Using cookies

Cookies are a mechanism allowing applications to maintain state on top of the stateless HTTP protocol.

Cookies are a name/value store where the names and values are stored in plain text. They expire either after a delay or when the browser closes. They can be configured on a specific domain name or path, and restricted to secure resources (sent or downloaded over HTTPS), or restricted to the server (disallowing access from client-side scripts).

Cookie names are de facto case sensitive.

Cookies are stored client-side and sent with every subsequent request that matches the domain and path for which they were stored, until they expire. This can create a non-negligible cost.

Cookies should not be considered secure. They are stored on the user's computer in plain text, and can be read by any program. They can also be read by proxies when using clear connections. Always validate the value before using it, and never store any sensitive information inside it.

Cookies set by the server are only available in requests following the client reception of the response containing them.

Cookies may be sent repeatedly. This is often useful to update the expiration time and avoid losing a cookie.

Setting cookies

By default cookies are defined for the duration of the session:

SessionID = generate_session_id(),
Req = cowboy_req:set_resp_cookie(<<"sessionid">>, SessionID, Req0).

They can also be set for a duration in seconds:

SessionID = generate_session_id(),
Req = cowboy_req:set_resp_cookie(<<"sessionid">>, SessionID, Req0,
    #{max_age => 3600}).

To delete cookies, set max_age to 0:

SessionID = generate_session_id(),
Req = cowboy_req:set_resp_cookie(<<"sessionid">>, SessionID, Req0,
    #{max_age => 0}).

To restrict cookies to a specific domain and path, the options of the same name can be used:

Req = cowboy_req:set_resp_cookie(<<"inaccount">>, <<"1">>, Req0,
    #{domain => "my.example.org", path => "/account"}).

Cookies will be sent with requests to this domain and all its subdomains, and to resources on this path or deeper in the path hierarchy.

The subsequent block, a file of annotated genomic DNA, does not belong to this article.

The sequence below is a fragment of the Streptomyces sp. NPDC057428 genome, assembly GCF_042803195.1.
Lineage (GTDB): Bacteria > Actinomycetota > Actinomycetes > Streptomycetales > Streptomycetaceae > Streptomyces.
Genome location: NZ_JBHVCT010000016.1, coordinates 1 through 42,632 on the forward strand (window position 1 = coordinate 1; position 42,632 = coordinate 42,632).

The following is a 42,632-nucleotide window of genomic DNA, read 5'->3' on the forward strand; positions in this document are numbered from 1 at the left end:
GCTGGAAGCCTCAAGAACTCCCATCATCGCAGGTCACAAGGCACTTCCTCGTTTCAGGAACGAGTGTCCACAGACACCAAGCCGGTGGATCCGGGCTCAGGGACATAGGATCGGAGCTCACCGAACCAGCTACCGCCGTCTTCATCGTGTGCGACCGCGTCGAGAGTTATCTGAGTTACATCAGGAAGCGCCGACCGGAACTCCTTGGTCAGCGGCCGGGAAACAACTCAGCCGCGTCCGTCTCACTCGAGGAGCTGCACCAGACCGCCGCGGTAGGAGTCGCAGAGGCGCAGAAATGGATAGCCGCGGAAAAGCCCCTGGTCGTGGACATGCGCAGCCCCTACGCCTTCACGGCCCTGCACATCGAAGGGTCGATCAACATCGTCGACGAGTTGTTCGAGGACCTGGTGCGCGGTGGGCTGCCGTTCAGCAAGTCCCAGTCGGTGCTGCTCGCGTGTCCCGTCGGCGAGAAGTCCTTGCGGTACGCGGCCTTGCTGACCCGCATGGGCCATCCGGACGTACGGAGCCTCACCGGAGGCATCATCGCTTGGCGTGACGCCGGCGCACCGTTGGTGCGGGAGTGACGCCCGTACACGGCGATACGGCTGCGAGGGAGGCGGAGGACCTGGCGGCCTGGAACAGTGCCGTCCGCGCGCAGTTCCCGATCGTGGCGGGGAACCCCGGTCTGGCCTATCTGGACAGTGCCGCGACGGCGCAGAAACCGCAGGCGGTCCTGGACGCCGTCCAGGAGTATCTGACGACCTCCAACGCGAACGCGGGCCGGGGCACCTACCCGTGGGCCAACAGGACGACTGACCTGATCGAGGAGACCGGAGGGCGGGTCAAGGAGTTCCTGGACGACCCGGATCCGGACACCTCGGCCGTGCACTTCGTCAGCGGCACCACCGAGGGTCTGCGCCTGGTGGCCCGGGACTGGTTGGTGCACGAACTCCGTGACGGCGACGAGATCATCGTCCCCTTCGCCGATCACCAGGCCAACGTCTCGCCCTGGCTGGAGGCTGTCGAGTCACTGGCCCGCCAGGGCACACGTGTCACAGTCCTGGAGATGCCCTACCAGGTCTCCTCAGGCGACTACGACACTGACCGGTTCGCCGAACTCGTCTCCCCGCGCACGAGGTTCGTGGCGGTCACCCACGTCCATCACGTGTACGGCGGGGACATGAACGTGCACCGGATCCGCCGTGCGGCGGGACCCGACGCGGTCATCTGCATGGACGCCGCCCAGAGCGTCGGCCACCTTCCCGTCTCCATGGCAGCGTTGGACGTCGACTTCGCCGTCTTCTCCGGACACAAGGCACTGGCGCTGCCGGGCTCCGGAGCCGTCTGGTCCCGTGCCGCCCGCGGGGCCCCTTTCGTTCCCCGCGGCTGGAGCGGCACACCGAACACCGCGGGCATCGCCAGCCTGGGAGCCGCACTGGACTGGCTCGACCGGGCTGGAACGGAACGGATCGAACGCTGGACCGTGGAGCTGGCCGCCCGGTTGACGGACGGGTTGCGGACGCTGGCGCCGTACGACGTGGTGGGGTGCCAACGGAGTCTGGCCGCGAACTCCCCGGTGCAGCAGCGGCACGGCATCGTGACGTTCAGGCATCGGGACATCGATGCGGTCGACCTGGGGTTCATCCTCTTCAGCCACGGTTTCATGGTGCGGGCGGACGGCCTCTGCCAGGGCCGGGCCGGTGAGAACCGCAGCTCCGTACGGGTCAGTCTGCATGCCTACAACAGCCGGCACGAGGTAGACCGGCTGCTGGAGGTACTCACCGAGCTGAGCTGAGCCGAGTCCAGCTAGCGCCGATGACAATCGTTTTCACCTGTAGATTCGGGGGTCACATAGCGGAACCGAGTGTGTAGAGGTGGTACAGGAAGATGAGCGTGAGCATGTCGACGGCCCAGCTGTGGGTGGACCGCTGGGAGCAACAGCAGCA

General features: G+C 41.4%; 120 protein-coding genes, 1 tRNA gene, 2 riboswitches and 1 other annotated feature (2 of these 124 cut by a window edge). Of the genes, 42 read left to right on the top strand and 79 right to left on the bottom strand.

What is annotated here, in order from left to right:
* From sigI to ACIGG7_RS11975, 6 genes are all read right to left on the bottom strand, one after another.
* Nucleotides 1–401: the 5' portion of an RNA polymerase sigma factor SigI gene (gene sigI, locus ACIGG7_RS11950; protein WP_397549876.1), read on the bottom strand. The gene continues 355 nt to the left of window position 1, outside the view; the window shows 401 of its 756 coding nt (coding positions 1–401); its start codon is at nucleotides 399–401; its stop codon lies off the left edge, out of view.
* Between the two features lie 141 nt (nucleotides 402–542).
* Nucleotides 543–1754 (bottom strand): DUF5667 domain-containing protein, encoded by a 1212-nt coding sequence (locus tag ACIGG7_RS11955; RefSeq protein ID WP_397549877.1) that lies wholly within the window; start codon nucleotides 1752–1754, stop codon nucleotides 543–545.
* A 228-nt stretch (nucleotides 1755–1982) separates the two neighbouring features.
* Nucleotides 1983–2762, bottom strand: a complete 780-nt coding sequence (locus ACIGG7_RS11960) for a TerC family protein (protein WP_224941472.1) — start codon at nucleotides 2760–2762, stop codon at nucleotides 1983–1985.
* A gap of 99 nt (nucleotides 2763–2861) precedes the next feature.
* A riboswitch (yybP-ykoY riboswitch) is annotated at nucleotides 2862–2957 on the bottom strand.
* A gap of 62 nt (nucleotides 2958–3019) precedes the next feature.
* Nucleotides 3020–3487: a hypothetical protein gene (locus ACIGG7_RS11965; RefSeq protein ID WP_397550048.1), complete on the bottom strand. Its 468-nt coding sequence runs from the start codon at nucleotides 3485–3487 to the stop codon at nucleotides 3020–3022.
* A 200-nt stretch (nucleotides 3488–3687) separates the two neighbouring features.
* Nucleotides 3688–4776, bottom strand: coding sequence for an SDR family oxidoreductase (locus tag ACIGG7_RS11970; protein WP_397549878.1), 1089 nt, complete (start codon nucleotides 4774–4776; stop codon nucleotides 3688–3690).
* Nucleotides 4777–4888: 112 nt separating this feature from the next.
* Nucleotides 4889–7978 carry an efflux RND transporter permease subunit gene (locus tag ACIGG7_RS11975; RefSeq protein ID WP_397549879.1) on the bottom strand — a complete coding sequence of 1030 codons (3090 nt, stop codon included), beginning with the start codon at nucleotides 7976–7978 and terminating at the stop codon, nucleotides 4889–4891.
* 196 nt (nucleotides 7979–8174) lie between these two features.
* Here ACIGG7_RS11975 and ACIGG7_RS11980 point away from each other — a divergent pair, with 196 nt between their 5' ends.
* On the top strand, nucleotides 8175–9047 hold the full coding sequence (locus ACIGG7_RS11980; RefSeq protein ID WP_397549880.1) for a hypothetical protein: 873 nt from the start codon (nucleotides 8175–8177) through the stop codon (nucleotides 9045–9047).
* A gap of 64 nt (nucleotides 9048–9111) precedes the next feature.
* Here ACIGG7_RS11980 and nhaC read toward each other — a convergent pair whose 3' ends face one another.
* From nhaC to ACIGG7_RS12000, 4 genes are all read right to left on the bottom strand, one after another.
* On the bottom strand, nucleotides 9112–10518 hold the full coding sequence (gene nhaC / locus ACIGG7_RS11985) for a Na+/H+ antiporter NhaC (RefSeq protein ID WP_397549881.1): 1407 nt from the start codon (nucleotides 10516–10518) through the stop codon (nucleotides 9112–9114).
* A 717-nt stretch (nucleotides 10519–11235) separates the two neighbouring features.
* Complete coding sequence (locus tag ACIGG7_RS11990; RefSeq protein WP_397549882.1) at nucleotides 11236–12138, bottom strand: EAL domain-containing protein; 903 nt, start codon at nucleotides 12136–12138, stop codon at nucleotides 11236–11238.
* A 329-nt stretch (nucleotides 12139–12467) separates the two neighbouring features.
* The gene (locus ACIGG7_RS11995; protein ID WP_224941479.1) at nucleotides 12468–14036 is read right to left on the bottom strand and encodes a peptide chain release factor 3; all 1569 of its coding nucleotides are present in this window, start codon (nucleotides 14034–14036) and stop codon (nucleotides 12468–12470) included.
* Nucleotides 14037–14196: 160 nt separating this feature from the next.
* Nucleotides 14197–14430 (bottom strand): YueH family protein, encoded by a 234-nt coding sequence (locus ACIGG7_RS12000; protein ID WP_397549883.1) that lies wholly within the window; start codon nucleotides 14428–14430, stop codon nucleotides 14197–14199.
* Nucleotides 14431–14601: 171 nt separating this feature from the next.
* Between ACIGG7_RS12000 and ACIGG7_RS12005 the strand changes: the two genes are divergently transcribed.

To restrict cookies to secure channels (typically resources available over HTTPS):

SessionID = generate_session_id(),
Req = cowboy_req:set_resp_cookie(<<"sessionid">>, SessionID, Req0,
    #{secure => true}).

To prevent client-side scripts from accessing a cookie:

SessionID = generate_session_id(),
Req = cowboy_req:set_resp_cookie(<<"sessionid">>, SessionID, Req0,
    #{http_only => true}).

Cookies may also be set client-side, for example using Javascript.

Reading cookies

The client only ever sends back the cookie name and value. All other options that can be set are never sent back.

Cowboy provides two functions for reading cookies. Both involve parsing the cookie header(s) and so should not be called repeatedly.

You can get all cookies as a key/value list:

Cookies = cowboy_req:parse_cookies(Req),
{_, Lang} = lists:keyfind(<<"lang">>, 1, Cookies).

Or you can perform a match against cookies and retrieve only the ones you need, while at the same time doing any required post processing using constraints. This function returns a map:

#{id := ID, lang := Lang} = cowboy_req:match_cookies([id, lang], Req).

You can use constraints to validate the values while matching them. The following snippet will crash if the id cookie is not an integer number or if the lang cookie is empty. Additionally the id cookie value will be converted to an integer term:

CookiesMap = cowboy_req:match_cookies([{id, int}, {lang, nonempty}], Req).

Note that if two cookies share the same name, then the map value will be a list of the two cookie values.

A default value can be provided. The default will be used if the lang cookie is not found. It will not be used if the cookie is found but has an empty value:

#{lang := Lang} = cowboy_req:match_cookies([{lang, [], <<"en-US">>}], Req).

If no default is provided and the value is missing, an exception is thrown.

Cowboy 2.6 User Guide

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